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Postcards vs. Letters – Continued



In August of 2013, posted an article about prisons and jails that forbid letters to inmates, but will allow only postcards. The Hillsborough County jail, in Florida, started their restriction in September of 2013. In 2010, a federal judge in Tampa upheld the postcard rule in another Florida county. The court held that “lawful incarceration brings about the necessary withdrawal or limitation of many privileges and rights.” The court stated that the inmate’s constitutional rights must be weighed against the need for order and security.

The American Civil Liberties Union of Missouri Foundation filed a lawsuit last week against Cape Girardeau County, challenging the constitutionality of the postcard-only policy for family and friends of inmates.

The ACLU-MO represents Cheryl Simpson, who would regularly send her son two and three-page double-sided letters. Under the new policy, she would need to use over 40 postcards (costing over $15.00 in postage) to send the same personal information she would send in one envelope with a 49¢ stamp to her son.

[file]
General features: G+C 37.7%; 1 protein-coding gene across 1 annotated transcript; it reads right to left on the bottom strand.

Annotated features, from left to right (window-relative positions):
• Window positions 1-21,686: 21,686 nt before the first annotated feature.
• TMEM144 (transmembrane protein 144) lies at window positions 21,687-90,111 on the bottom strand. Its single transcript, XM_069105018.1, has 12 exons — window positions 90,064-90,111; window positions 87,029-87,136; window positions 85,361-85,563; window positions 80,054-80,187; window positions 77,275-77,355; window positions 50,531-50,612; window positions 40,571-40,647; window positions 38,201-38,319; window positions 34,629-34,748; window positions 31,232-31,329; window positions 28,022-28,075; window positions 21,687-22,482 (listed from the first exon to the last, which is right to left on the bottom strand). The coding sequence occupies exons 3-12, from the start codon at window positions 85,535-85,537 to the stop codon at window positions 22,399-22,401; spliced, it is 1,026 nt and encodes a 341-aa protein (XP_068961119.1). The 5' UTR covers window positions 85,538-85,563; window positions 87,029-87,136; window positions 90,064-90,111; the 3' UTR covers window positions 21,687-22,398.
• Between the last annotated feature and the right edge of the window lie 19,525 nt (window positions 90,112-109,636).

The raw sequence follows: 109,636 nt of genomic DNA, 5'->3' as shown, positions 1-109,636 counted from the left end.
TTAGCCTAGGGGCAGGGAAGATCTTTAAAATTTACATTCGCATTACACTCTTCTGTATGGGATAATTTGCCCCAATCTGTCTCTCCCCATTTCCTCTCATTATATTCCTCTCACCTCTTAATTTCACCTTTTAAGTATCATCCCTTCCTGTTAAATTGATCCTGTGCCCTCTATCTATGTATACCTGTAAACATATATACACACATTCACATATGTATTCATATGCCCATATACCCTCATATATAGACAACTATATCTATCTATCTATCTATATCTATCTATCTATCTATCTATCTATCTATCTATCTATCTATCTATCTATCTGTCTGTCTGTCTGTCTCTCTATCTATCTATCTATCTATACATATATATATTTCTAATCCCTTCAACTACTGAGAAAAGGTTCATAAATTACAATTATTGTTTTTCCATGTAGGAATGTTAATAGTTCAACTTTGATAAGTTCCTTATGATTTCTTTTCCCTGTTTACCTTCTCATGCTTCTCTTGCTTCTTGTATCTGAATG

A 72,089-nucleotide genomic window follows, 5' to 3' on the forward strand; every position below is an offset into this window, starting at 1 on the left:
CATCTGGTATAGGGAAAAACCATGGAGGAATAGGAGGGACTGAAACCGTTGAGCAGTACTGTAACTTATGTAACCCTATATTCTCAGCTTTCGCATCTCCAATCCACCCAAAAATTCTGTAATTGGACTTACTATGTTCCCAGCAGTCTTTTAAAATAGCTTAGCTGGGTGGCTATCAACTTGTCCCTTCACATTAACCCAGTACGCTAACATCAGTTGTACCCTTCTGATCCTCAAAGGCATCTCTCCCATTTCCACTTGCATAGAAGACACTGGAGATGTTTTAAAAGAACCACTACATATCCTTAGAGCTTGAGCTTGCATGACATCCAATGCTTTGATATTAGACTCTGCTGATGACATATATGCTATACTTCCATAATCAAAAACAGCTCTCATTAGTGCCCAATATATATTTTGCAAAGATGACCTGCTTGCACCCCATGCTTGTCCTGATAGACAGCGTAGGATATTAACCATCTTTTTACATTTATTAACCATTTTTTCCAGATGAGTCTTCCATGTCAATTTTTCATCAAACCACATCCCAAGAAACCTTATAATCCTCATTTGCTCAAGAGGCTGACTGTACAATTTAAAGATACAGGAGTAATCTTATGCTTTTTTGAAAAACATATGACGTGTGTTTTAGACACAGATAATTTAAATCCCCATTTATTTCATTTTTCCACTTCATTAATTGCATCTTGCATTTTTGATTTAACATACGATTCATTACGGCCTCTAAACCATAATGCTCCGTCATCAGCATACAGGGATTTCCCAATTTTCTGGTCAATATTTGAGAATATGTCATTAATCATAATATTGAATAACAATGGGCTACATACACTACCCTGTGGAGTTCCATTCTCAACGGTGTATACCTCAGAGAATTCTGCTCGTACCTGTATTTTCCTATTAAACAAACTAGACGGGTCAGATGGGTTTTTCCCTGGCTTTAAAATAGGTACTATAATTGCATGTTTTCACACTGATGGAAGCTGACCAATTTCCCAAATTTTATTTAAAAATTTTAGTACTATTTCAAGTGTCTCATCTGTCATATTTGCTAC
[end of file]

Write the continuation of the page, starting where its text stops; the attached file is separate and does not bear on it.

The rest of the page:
A major key to successful rehabilitation has always involved maintaining close family ties for the inmates. In order to have a successful family unit, you need communication. Many families do not have the funds to travel to the prison or jail that is incarcerating their family member. Private letters connect the inmate to the outside world. Letters allow the discussion of family relationships, financial problems, health issues, and the eventual re-entry into society.

The prisons and jails that have only post card policies argue that such restrictions prevent the smuggling of contraband and coded communications between gang members. Such arguments are weak since all envelopes addressed to inmates are opened by correctional officers in other prisons and jails and certainly gang members can use code on postcards as well as letters.

A postcard-only policy impairs the chance for successful rehabilitation of an inmate. In 2013, a federal court in Oregon found Columbia County’s similar policy unconstitutional.

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